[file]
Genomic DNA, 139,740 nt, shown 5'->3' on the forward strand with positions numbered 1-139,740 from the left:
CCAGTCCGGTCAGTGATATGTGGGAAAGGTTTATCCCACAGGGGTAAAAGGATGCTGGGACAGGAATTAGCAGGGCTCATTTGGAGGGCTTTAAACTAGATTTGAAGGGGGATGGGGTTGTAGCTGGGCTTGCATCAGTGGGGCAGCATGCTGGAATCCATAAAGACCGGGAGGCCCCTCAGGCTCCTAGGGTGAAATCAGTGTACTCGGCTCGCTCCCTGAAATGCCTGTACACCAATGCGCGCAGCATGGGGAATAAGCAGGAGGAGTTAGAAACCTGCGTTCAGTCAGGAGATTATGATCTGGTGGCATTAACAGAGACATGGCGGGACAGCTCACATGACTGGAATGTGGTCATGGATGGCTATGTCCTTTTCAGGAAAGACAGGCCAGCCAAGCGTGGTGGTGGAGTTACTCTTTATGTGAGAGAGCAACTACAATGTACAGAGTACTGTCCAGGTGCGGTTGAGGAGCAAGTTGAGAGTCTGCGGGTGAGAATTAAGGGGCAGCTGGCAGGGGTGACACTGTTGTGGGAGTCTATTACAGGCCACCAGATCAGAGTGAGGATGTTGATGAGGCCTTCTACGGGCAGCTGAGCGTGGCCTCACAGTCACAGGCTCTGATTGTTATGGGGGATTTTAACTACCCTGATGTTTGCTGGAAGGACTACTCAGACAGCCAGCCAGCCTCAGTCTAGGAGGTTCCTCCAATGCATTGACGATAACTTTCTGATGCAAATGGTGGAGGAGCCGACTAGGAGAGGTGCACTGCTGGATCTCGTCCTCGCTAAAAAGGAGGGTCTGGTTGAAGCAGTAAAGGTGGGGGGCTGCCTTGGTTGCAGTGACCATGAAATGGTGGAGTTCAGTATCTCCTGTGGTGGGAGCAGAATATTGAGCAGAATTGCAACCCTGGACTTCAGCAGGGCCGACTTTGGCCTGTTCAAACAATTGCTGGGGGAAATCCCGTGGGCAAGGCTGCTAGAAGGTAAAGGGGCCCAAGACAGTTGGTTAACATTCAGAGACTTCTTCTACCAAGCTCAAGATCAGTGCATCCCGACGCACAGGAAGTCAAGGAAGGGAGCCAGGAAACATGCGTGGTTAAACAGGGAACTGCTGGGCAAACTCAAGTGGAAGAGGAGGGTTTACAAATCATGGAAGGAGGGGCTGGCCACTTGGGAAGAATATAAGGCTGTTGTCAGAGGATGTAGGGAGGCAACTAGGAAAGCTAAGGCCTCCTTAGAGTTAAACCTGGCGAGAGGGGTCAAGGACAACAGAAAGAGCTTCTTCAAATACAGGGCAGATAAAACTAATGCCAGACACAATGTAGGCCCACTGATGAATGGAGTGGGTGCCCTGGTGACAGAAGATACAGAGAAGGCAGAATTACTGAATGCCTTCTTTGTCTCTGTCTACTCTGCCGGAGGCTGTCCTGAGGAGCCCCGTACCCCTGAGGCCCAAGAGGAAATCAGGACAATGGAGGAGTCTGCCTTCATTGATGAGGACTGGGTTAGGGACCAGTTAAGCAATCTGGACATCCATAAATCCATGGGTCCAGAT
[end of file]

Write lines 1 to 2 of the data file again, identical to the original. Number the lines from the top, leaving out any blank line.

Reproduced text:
Genomic DNA, 139,740 nt, shown 5'->3' on the forward strand with positions numbered 1-139,740 from the left:
CCAGTCCGGTCAGTGATATGTGGGAAAGGTTTATCCCACAGGGGTAAAAGGATGCTGGGACAGGAATTAGCAGGGCTCATTTGGAGGGCTTTAAACTAGATTTGAAGGGGGATGGGGTTGTAGCTGGGCTTGCATCAGTGGGGCAGCATGCTGGAATCCATAAAGACCGGGAGGCCCCTCAGGCTCCTAGGGTGAAATCAGTGTACTCGGCTCGCTCCCTGAAATGCCTGTACACCAATGCGCGCAGCATGGGGAATAAGCAGGAGGAGTTAGAAACCTGCGTTCAGTCAGGAGATTATGATCTGGTGGCATTAACAGAGACATGGCGGGACAGCTCACATGACTGGAATGTGGTCATGGATGGCTATGTCCTTTTCAGGAAAGACAGGCCAGCCAAGCGTGGTGGTGGAGTTACTCTTTATGTGAGAGAGCAACTACAATGTACAGAGTACTGTCCAGGTGCGGTTGAGGAGCAAGTTGAGAGTCTGCGGGTGAGAATTAAGGGGCAGCTGGCAGGGGTGACACTGTTGTGGGAGTCTATTACAGGCCACCAGATCAGAGTGAGGATGTTGATGAGGCCTTCTACGGGCAGCTGAGCGTGGCCTCACAGTCACAGGCTCTGATTGTTATGGGGGATTTTAACTACCCTGATGTTTGCTGGAAGGACTACTCAGACAGCCAGCCAGCCTCAGTCTAGGAGGTTCCTCCAATGCATTGACGATAACTTTCTGATGCAAATGGTGGAGGAGCCGACTAGGAGAGGTGCACTGCTGGATCTCGTCCTCGCTAAAAAGGAGGGTCTGGTTGAAGCAGTAAAGGTGGGGGGCTGCCTTGGTTGCAGTGACCATGAAATGGTGGAGTTCAGTATCTCCTGTGGTGGGAGCAGAATATTGAGCAGAATTGCAACCCTGGACTTCAGCAGGGCCGACTTTGGCCTGTTCAAACAATTGCTGGGGGAAATCCCGTGGGCAAGGCTGCTAGAAGGTAAAGGGGCCCAAGACAGTTGGTTAACATTCAGAGACTTCTTCTACCAAGCTCAAGATCAGTGCATCCCGACGCACAGGAAGTCAAGGAAGGGAGCCAGGAAACATGCGTGGTTAAACAGGGAACTGCTGGGCAAACTCAAGTGGAAGAGGAGGGTTTACAAATCATGGAAGGAGGGGCTGGCCACTTGGGAAGAATATAAGGCTGTTGTCAGAGGATGTAGGGAGGCAACTAGGAAAGCTAAGGCCTCCTTAGAGTTAAACCTGGCGAGAGGGGTCAAGGACAACAGAAAGAGCTTCTTCAAATACAGGGCAGATAAAACTAATGCCAGACACAATGTAGGCCCACTGATGAATGGAGTGGGTGCCCTGGTGACAGAAGATACAGAGAAGGCAGAATTACTGAATGCCTTCTTTGTCTCTGTCTACTCTGCCGGAGGCTGTCCTGAGGAGCCCCGTACCCCTGAGGCCCAAGAGGAAATCAGGACAATGGAGGAGTCTGCCTTCATTGATGAGGACTGGGTTAGGGACCAGTTAAGCAATCTGGACATCCATAAATCCATGGGTCCAGAT